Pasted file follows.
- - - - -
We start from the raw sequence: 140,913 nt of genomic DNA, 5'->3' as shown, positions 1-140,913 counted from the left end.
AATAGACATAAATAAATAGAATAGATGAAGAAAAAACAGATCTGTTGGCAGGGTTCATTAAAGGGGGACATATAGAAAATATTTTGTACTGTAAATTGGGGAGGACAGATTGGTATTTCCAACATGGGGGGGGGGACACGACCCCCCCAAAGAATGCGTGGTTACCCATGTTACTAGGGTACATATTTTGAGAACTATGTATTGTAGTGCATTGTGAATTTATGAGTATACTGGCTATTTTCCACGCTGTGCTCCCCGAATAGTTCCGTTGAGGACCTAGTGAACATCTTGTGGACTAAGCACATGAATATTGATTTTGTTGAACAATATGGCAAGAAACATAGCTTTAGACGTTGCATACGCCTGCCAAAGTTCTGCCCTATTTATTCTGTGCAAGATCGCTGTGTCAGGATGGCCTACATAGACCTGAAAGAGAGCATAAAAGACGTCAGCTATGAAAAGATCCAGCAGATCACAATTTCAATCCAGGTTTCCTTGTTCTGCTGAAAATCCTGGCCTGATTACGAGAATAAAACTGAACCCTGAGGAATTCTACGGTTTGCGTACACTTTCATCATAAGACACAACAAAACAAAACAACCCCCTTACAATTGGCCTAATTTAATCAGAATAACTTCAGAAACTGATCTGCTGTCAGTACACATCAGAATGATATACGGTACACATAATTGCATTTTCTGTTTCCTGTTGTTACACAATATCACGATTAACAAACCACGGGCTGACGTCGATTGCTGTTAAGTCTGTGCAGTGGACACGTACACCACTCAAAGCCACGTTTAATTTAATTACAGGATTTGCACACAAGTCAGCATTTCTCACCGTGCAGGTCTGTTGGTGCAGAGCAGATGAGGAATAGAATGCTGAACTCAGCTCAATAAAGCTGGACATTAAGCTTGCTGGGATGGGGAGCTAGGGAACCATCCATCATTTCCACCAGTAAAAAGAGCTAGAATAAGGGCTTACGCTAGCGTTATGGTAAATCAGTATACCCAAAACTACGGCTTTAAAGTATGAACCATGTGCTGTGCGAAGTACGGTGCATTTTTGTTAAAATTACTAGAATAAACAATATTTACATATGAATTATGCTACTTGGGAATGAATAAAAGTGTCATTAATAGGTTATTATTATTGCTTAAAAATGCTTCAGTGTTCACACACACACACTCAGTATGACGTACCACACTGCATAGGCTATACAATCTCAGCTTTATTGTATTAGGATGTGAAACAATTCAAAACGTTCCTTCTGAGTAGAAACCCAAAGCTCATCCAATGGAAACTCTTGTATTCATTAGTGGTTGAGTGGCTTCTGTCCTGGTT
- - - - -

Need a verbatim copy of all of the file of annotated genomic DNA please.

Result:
We start from the raw sequence: 140,913 nt of genomic DNA, 5'->3' as shown, positions 1-140,913 counted from the left end.
AATAGACATAAATAAATAGAATAGATGAAGAAAAAACAGATCTGTTGGCAGGGTTCATTAAAGGGGGACATATAGAAAATATTTTGTACTGTAAATTGGGGAGGACAGATTGGTATTTCCAACATGGGGGGGGGGACACGACCCCCCCAAAGAATGCGTGGTTACCCATGTTACTAGGGTACATATTTTGAGAACTATGTATTGTAGTGCATTGTGAATTTATGAGTATACTGGCTATTTTCCACGCTGTGCTCCCCGAATAGTTCCGTTGAGGACCTAGTGAACATCTTGTGGACTAAGCACATGAATATTGATTTTGTTGAACAATATGGCAAGAAACATAGCTTTAGACGTTGCATACGCCTGCCAAAGTTCTGCCCTATTTATTCTGTGCAAGATCGCTGTGTCAGGATGGCCTACATAGACCTGAAAGAGAGCATAAAAGACGTCAGCTATGAAAAGATCCAGCAGATCACAATTTCAATCCAGGTTTCCTTGTTCTGCTGAAAATCCTGGCCTGATTACGAGAATAAAACTGAACCCTGAGGAATTCTACGGTTTGCGTACACTTTCATCATAAGACACAACAAAACAAAACAACCCCCTTACAATTGGCCTAATTTAATCAGAATAACTTCAGAAACTGATCTGCTGTCAGTACACATCAGAATGATATACGGTACACATAATTGCATTTTCTGTTTCCTGTTGTTACACAATATCACGATTAACAAACCACGGGCTGACGTCGATTGCTGTTAAGTCTGTGCAGTGGACACGTACACCACTCAAAGCCACGTTTAATTTAATTACAGGATTTGCACACAAGTCAGCATTTCTCACCGTGCAGGTCTGTTGGTGCAGAGCAGATGAGGAATAGAATGCTGAACTCAGCTCAATAAAGCTGGACATTAAGCTTGCTGGGATGGGGAGCTAGGGAACCATCCATCATTTCCACCAGTAAAAAGAGCTAGAATAAGGGCTTACGCTAGCGTTATGGTAAATCAGTATACCCAAAACTACGGCTTTAAAGTATGAACCATGTGCTGTGCGAAGTACGGTGCATTTTTGTTAAAATTACTAGAATAAACAATATTTACATATGAATTATGCTACTTGGGAATGAATAAAAGTGTCATTAATAGGTTATTATTATTGCTTAAAAATGCTTCAGTGTTCACACACACACACTCAGTATGACGTACCACACTGCATAGGCTATACAATCTCAGCTTTATTGTATTAGGATGTGAAACAATTCAAAACGTTCCTTCTGAGTAGAAACCCAAAGCTCATCCAATGGAAACTCTTGTATTCATTAGTGGTTGAGTGGCTTCTGTCCTGGTT